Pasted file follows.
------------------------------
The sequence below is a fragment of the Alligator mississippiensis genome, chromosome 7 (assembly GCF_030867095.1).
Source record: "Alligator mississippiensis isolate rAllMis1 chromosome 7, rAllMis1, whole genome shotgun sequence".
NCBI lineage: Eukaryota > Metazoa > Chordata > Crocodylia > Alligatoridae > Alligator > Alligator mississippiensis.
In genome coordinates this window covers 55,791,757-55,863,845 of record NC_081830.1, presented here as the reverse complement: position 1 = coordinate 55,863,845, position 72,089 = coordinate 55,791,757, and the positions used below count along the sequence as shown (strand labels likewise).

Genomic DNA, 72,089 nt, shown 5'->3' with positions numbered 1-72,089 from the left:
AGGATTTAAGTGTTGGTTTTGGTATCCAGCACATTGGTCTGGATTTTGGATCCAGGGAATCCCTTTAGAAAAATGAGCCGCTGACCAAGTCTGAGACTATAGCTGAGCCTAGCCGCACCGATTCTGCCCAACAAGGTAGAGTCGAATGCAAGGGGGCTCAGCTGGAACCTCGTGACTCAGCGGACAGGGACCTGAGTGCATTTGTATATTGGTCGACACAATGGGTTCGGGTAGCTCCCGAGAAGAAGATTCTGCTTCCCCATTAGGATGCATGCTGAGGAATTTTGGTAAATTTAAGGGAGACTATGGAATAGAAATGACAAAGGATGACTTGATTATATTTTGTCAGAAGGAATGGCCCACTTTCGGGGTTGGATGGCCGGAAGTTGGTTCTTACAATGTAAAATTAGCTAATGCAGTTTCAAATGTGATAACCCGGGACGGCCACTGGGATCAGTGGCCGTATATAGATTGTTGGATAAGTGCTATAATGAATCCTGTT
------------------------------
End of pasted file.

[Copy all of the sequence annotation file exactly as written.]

The sequence below is a fragment of the Alligator mississippiensis genome, chromosome 7 (assembly GCF_030867095.1).
Source record: "Alligator mississippiensis isolate rAllMis1 chromosome 7, rAllMis1, whole genome shotgun sequence".
NCBI lineage: Eukaryota > Metazoa > Chordata > Crocodylia > Alligatoridae > Alligator > Alligator mississippiensis.
In genome coordinates this window covers 55,791,757-55,863,845 of record NC_081830.1, presented here as the reverse complement: position 1 = coordinate 55,863,845, position 72,089 = coordinate 55,791,757, and the positions used below count along the sequence as shown (strand labels likewise).

Genomic DNA, 72,089 nt, shown 5'->3' with positions numbered 1-72,089 from the left:
AGGATTTAAGTGTTGGTTTTGGTATCCAGCACATTGGTCTGGATTTTGGATCCAGGGAATCCCTTTAGAAAAATGAGCCGCTGACCAAGTCTGAGACTATAGCTGAGCCTAGCCGCACCGATTCTGCCCAACAAGGTAGAGTCGAATGCAAGGGGGCTCAGCTGGAACCTCGTGACTCAGCGGACAGGGACCTGAGTGCATTTGTATATTGGTCGACACAATGGGTTCGGGTAGCTCCCGAGAAGAAGATTCTGCTTCCCCATTAGGATGCATGCTGAGGAATTTTGGTAAATTTAAGGGAGACTATGGAATAGAAATGACAAAGGATGACTTGATTATATTTTGTCAGAAGGAATGGCCCACTTTCGGGGTTGGATGGCCGGAAGTTGGTTCTTACAATGTAAAATTAGCTAATGCAGTTTCAAATGTGATAACCCGGGACGGCCACTGGGATCAGTGGCCGTATATAGATTGTTGGATAAGTGCTATAATGAATCCTGTT